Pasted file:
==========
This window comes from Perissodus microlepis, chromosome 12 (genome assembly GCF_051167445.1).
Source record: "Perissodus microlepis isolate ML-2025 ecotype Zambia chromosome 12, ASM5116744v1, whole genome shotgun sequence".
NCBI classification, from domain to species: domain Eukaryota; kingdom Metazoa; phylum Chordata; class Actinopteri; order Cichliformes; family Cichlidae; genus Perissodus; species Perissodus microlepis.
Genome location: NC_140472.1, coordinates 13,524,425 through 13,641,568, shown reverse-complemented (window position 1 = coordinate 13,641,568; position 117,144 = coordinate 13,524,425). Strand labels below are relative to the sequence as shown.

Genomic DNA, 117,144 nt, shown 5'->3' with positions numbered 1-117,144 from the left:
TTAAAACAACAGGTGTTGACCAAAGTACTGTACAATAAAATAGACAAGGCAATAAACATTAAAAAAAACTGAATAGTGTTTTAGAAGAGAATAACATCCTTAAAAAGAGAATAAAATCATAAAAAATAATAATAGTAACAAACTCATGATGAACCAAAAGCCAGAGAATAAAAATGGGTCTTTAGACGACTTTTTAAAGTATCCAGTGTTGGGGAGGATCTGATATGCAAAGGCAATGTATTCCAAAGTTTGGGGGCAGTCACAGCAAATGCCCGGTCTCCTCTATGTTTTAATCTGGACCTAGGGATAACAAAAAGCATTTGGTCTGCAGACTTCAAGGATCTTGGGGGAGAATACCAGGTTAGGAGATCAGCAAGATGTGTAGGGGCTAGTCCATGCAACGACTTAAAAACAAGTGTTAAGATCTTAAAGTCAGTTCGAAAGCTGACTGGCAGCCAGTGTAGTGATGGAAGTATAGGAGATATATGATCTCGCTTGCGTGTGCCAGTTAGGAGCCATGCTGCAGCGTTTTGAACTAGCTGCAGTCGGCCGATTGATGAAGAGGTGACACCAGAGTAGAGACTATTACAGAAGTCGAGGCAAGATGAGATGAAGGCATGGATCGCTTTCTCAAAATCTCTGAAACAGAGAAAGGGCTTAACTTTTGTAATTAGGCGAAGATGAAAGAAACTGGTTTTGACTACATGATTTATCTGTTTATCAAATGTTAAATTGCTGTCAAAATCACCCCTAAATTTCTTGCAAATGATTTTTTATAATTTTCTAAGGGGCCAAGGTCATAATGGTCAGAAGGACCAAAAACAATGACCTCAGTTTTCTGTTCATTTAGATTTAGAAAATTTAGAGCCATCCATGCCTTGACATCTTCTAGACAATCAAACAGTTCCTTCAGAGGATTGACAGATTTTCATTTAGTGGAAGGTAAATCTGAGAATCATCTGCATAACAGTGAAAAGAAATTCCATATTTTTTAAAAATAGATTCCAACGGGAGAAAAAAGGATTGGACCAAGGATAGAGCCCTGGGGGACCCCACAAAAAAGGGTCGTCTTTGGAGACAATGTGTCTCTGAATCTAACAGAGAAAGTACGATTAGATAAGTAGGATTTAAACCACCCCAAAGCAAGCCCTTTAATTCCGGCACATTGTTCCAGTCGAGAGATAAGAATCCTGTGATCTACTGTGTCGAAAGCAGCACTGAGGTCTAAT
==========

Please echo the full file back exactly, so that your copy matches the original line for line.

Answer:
This window comes from Perissodus microlepis, chromosome 12 (genome assembly GCF_051167445.1).
Source record: "Perissodus microlepis isolate ML-2025 ecotype Zambia chromosome 12, ASM5116744v1, whole genome shotgun sequence".
NCBI classification, from domain to species: domain Eukaryota; kingdom Metazoa; phylum Chordata; class Actinopteri; order Cichliformes; family Cichlidae; genus Perissodus; species Perissodus microlepis.
Genome location: NC_140472.1, coordinates 13,524,425 through 13,641,568, shown reverse-complemented (window position 1 = coordinate 13,641,568; position 117,144 = coordinate 13,524,425). Strand labels below are relative to the sequence as shown.

Genomic DNA, 117,144 nt, shown 5'->3' with positions numbered 1-117,144 from the left:
TTAAAACAACAGGTGTTGACCAAAGTACTGTACAATAAAATAGACAAGGCAATAAACATTAAAAAAAACTGAATAGTGTTTTAGAAGAGAATAACATCCTTAAAAAGAGAATAAAATCATAAAAAATAATAATAGTAACAAACTCATGATGAACCAAAAGCCAGAGAATAAAAATGGGTCTTTAGACGACTTTTTAAAGTATCCAGTGTTGGGGAGGATCTGATATGCAAAGGCAATGTATTCCAAAGTTTGGGGGCAGTCACAGCAAATGCCCGGTCTCCTCTATGTTTTAATCTGGACCTAGGGATAACAAAAAGCATTTGGTCTGCAGACTTCAAGGATCTTGGGGGAGAATACCAGGTTAGGAGATCAGCAAGATGTGTAGGGGCTAGTCCATGCAACGACTTAAAAACAAGTGTTAAGATCTTAAAGTCAGTTCGAAAGCTGACTGGCAGCCAGTGTAGTGATGGAAGTATAGGAGATATATGATCTCGCTTGCGTGTGCCAGTTAGGAGCCATGCTGCAGCGTTTTGAACTAGCTGCAGTCGGCCGATTGATGAAGAGGTGACACCAGAGTAGAGACTATTACAGAAGTCGAGGCAAGATGAGATGAAGGCATGGATCGCTTTCTCAAAATCTCTGAAACAGAGAAAGGGCTTAACTTTTGTAATTAGGCGAAGATGAAAGAAACTGGTTTTGACTACATGATTTATCTGTTTATCAAATGTTAAATTGCTGTCAAAATCACCCCTAAATTTCTTGCAAATGATTTTTTATAATTTTCTAAGGGGCCAAGGTCATAATGGTCAGAAGGACCAAAAACAATGACCTCAGTTTTCTGTTCATTTAGATTTAGAAAATTTAGAGCCATCCATGCCTTGACATCTTCTAGACAATCAAACAGTTCCTTCAGAGGATTGACAGATTTTCATTTAGTGGAAGGTAAATCTGAGAATCATCTGCATAACAGTGAAAAGAAATTCCATATTTTTTAAAAATAGATTCCAACGGGAGAAAAAAGGATTGGACCAAGGATAGAGCCCTGGGGGACCCCACAAAAAAGGGTCGTCTTTGGAGACAATGTGTCTCTGAATCTAACAGAGAAAGTACGATTAGATAAGTAGGATTTAAACCACCCCAAAGCAAGCCCTTTAATTCCGGCACATTGTTCCAGTCGAGAGATAAGAATCCTGTGATCTACTGTGTCGAAAGCAGCACTGAGGTCTAAT